I’ve been asked by several readers to do something on tennis elbow. I would estimate I see at least two cases of the disease every day I’m in clinic, so it definitely warrants attention.
Tennis elbow was originally called washerwoman’s elbow. That’s because in those days there weren’t that many people playing tennis and they certainly weren’t whacking the ball with the intensity with which we now perform that task. But there were lots of women employed as cleaning ladies. There were no Swiffer sticks and Clorox wipes. You used rags, and you wrung them out in a bucket of water…over and over again.
But if you prefer our technical term; lateral epicondylitis is what we professionals (those having stayed in a Holiday Inn Express last night) like to call it. And we use that term because the vast majority of patients with this particular scourge haven’t even touched a tennis racquet. So when I tell them they have tennis elbow, I get a curious look from them…the I-haven’t-touched-a-tennis-racquet-since-high-school look. Then I have to go through a long explanation regarding the nomenclature and why it’s called tennis elbow and why they have it even though they don’t play tennis. But it’s easier to call it tennis elbow than lateral epicondylitis. Less syllables. Of course, when I tell them they have lateral epicondylitis, many times I get the oh-my-God-what-is-that-disease look. And then they tell me they just thought they had tennis elbow. You can’t win.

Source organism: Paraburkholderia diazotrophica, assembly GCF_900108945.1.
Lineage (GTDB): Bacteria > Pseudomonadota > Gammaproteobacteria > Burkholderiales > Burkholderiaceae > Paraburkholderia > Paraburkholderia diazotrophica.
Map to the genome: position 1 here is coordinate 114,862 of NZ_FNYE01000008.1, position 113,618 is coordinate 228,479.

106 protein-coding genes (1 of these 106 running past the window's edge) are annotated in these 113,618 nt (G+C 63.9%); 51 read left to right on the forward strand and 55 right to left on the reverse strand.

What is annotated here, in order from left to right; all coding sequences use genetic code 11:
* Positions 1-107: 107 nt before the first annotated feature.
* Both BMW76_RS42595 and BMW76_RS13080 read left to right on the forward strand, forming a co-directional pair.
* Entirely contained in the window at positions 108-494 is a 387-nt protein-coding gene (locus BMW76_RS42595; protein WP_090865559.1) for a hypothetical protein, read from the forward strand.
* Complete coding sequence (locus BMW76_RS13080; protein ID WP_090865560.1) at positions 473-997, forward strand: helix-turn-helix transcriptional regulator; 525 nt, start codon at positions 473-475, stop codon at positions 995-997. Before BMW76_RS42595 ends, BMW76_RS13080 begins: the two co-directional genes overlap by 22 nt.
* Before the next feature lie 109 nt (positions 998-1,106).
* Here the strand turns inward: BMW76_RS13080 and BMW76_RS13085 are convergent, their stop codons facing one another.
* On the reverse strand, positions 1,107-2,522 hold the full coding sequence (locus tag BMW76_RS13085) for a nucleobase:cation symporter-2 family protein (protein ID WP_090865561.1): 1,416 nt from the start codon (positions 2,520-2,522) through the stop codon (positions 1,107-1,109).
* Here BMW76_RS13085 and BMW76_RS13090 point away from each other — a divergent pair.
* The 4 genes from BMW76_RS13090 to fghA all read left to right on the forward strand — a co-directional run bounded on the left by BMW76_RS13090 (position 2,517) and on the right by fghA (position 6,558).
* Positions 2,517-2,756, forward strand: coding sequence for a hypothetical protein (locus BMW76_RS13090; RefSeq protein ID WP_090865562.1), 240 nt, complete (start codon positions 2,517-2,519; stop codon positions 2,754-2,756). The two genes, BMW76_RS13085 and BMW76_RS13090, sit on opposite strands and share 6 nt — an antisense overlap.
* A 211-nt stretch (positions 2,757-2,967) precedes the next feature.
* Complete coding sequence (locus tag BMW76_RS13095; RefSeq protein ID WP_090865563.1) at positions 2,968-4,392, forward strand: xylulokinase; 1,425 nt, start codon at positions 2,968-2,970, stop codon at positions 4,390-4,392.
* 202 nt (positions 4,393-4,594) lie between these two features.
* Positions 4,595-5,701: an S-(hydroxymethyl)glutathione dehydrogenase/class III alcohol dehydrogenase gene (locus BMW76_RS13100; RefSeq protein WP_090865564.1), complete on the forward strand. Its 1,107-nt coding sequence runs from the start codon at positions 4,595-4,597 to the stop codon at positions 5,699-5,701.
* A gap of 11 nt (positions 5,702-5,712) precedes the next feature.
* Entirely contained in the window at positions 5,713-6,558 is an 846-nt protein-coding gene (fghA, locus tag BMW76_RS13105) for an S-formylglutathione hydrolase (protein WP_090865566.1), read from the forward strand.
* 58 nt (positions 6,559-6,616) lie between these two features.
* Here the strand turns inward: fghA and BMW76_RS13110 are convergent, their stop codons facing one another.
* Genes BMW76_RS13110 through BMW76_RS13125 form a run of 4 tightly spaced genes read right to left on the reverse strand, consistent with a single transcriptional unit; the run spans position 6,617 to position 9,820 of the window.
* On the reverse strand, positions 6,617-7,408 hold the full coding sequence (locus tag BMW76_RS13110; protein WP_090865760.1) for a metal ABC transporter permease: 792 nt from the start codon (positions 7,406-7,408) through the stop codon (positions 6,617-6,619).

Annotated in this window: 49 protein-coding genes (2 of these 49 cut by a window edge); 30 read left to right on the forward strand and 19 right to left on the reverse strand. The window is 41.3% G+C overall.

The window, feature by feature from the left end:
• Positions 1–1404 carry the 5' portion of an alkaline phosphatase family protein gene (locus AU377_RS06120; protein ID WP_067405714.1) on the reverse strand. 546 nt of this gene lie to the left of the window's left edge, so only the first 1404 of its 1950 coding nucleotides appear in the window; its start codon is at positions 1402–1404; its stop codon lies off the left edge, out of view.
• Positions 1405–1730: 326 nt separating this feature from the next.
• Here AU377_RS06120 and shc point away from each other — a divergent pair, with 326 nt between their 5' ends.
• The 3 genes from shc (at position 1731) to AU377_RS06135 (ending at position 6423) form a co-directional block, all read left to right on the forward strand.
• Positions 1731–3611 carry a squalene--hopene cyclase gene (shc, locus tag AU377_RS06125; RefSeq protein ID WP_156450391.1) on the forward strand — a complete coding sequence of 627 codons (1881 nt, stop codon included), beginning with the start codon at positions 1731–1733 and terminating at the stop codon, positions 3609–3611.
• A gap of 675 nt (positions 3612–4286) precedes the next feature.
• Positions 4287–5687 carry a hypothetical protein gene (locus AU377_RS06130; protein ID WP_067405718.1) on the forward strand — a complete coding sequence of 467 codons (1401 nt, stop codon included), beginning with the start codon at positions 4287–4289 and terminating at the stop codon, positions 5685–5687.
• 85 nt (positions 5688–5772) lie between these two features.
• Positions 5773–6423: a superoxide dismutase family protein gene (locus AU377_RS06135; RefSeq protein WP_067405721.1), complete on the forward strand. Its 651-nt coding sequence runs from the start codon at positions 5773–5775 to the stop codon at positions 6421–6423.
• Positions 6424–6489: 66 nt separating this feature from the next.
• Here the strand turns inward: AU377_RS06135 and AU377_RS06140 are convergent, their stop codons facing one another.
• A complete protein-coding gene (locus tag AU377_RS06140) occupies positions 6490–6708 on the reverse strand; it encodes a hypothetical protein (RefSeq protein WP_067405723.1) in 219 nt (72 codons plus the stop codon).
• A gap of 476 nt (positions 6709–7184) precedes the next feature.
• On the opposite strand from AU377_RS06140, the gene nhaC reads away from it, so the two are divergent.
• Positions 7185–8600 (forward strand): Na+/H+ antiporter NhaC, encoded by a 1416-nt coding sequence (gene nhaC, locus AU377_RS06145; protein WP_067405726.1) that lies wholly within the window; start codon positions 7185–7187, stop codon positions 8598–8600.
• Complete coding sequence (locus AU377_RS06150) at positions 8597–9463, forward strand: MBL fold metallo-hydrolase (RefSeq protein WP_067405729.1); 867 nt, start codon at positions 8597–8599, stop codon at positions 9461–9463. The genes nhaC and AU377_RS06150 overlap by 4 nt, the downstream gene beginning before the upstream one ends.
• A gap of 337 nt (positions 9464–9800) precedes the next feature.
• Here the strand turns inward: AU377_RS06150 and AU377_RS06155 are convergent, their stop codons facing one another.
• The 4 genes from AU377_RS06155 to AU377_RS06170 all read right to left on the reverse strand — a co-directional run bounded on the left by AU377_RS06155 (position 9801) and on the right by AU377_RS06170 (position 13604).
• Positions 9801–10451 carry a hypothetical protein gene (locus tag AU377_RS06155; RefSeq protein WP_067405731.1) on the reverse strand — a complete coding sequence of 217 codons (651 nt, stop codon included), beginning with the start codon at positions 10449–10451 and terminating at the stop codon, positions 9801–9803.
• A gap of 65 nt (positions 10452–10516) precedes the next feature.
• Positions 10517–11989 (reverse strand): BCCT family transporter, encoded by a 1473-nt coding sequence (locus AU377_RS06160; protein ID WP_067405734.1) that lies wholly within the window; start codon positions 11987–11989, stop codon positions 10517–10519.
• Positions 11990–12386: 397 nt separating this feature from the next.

And even the term lateral epicondylitis doesn’t describe the disease accurately. The lateral epicondyle is that little gumball sized lump on the outside of your elbow. But the disease isn’t really inflammation of that bone. It’s a disease of the tendons which originate from that spot. So now you see what I have to deal with. But I digress.
Many of you are going to get this disease. It’s another one of those adult repetitive strain disorders. You get it after 30/40 and have the potential to get it until you’re about 65. I can’t remember the last time I saw a teenager with this. Even tennis playing teens rarely get it nowadays. And I can’t remember the last time I saw a retiree with it.
Most of us get it doing the mundane activities of daily living. That’s because the tendons which get inflamed are the tendons you use every day to do things like lift your coffee cup, wring out a washcloth, grab your tennis racquet and lift the heaviest weights. And you use this muscle group over and over and over again. And one day it just says, “That’s it. I’m done. Kaput. Lay your arm down and lay it down now!” But no. You don’t lay your arm down because you wouldn’t lay your arm down unless the bone was broken in two and sticking out of the skin!
May I first suggest that you lay your arm down…for at least a little while? More of what to do…and not to do next time.